The most impressive beer at Bald Man is also the first beer brewed on its current equipment. Calibration Day SMASH ($5), an acronym that means Single Malt And Single Hop, is made exclusively with the Mosaic strain of hops. Much more aromatic than the other hoppy beers, Calibration Day is set apart by its fresh citrus and passion fruit notes. The drawback is that it is uncharacteristically light in body, meaning that it doesn’t fit IPA standards, but it is nonetheless enjoyable.

There is currently no timeline for distribution of kegs or packaged beer, so the taproom will be the only place to find Bald Man for the foreseeable future.

Bald Man Brewing, 2020 Silver Bell Rd, Suite 25, Eagan, MN 55122; 651.600.3164; Tue-Thu 3 p.m.-11 p.m., Fri -Sat 11 a.m.-midnight, Sun 11 a.m.-8 p.m., Mon closed

Brianna Stachowski / Heavy Table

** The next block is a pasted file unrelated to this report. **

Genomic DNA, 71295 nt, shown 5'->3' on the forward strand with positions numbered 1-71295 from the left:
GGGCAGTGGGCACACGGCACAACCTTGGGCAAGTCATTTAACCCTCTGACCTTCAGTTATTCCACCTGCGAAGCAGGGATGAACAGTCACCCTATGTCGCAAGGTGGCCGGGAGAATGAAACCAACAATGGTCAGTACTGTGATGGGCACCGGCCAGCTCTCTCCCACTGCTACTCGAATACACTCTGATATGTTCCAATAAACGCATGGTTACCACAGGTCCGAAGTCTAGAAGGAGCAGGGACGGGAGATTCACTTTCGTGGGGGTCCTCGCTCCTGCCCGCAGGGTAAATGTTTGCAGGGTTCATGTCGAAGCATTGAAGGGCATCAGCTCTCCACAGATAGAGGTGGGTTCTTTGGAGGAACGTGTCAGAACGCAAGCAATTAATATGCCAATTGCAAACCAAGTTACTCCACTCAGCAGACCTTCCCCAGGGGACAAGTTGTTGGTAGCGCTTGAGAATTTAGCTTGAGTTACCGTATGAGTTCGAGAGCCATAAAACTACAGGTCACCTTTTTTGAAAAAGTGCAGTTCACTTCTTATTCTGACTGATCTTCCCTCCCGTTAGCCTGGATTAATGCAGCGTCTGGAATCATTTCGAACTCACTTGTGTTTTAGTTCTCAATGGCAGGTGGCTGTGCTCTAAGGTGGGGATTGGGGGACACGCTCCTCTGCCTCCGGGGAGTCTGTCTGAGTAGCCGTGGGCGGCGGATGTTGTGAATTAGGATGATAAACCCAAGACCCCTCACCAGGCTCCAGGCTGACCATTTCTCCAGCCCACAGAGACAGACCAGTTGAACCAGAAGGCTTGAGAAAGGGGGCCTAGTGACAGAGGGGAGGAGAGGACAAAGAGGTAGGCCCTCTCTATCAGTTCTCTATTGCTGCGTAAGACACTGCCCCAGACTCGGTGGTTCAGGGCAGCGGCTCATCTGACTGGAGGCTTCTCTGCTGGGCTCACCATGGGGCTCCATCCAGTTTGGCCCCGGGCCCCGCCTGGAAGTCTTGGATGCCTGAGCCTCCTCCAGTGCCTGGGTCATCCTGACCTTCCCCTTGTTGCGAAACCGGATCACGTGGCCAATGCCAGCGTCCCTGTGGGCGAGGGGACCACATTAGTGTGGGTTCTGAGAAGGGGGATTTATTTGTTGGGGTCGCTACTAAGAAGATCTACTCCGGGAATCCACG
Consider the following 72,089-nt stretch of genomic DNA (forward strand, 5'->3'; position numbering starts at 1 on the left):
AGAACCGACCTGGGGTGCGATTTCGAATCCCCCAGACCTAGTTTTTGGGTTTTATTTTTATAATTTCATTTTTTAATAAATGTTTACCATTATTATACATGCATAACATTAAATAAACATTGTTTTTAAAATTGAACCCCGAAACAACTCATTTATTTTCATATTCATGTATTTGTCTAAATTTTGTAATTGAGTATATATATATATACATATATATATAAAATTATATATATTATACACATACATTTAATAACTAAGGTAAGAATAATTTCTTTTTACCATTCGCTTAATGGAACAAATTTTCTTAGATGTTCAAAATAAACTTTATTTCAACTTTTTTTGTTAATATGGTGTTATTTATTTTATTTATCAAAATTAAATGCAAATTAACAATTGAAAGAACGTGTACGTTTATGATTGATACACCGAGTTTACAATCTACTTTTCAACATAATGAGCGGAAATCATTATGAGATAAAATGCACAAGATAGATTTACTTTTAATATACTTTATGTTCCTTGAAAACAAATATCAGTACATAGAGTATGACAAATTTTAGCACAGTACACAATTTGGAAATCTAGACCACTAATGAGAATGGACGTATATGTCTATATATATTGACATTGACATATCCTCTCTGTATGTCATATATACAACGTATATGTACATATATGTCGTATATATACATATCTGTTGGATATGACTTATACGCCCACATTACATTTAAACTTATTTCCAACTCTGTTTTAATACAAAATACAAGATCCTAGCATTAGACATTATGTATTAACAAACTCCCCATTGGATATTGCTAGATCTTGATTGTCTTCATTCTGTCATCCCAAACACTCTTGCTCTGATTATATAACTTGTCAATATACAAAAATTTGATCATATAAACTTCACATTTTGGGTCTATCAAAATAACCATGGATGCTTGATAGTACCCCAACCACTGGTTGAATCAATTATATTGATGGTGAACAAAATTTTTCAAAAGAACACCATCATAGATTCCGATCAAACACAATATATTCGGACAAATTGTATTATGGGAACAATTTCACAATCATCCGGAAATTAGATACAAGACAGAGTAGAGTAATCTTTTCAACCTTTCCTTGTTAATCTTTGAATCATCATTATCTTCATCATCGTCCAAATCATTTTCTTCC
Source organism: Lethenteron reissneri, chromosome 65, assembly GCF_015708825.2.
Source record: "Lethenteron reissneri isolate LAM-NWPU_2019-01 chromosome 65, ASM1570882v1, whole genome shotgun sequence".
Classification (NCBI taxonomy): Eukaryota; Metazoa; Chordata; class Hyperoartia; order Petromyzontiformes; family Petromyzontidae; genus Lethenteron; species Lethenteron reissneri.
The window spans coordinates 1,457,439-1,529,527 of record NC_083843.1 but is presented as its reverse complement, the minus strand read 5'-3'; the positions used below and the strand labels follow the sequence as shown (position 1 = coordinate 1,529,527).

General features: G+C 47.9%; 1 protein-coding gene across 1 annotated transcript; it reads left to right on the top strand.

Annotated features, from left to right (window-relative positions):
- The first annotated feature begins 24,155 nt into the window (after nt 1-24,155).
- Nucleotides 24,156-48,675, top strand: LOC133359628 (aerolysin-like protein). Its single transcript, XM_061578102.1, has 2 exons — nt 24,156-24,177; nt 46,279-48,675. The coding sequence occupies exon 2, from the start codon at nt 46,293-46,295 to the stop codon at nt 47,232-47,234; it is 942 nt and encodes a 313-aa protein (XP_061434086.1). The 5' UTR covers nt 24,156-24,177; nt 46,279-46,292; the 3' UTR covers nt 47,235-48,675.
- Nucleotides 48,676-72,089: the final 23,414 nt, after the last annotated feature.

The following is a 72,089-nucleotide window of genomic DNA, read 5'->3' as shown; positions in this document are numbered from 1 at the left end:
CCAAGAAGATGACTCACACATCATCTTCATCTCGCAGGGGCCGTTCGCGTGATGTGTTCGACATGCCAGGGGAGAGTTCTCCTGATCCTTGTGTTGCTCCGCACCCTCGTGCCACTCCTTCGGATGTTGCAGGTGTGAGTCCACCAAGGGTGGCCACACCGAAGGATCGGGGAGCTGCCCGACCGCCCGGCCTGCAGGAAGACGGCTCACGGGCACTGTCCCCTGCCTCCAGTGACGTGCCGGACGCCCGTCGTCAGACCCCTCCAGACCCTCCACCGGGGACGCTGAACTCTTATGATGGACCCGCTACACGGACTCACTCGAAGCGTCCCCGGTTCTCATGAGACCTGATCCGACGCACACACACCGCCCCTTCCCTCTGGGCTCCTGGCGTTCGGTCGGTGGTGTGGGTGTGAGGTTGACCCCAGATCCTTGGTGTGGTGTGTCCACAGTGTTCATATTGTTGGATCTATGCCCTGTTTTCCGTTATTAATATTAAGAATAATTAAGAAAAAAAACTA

Brianna Stachowski / Heavy Table

Hi-Lo Diner Cocktails

Hi-Lo Diner in the Cooper neighborhood of Minneapolis offers something not found at most other diners, and would be entirely unexpected from a quaint classic dining car: a full liquor license. About 12 tap beers are available at Hi-Lo, plus a variety of cocktails, including several made with ice cream. Our team has consistently been impressed with the food at Hi-Lo, and the cocktails offer another reason to pay a visit.

Brianna Stachowski / Heavy Table

Brianna Stachowski / Heavy Table

The Fjord Fiesta appears as a fruity summer cocktail but avoids being overly sweet or tropical. It is made using Tattersall Aquavit and Cocci Americano, with lemon, cinnamon, and pineapple. A splash of Senior Blue Curacao adds dimension. Dominant flavors are citrus with anise and spicy cinnamon as well as faint pineapple. It is crafted in the spirit of a grownup tiki drink while also being a nice intro to fall flavors. The cinnamon stick adds aroma and depth while sipping.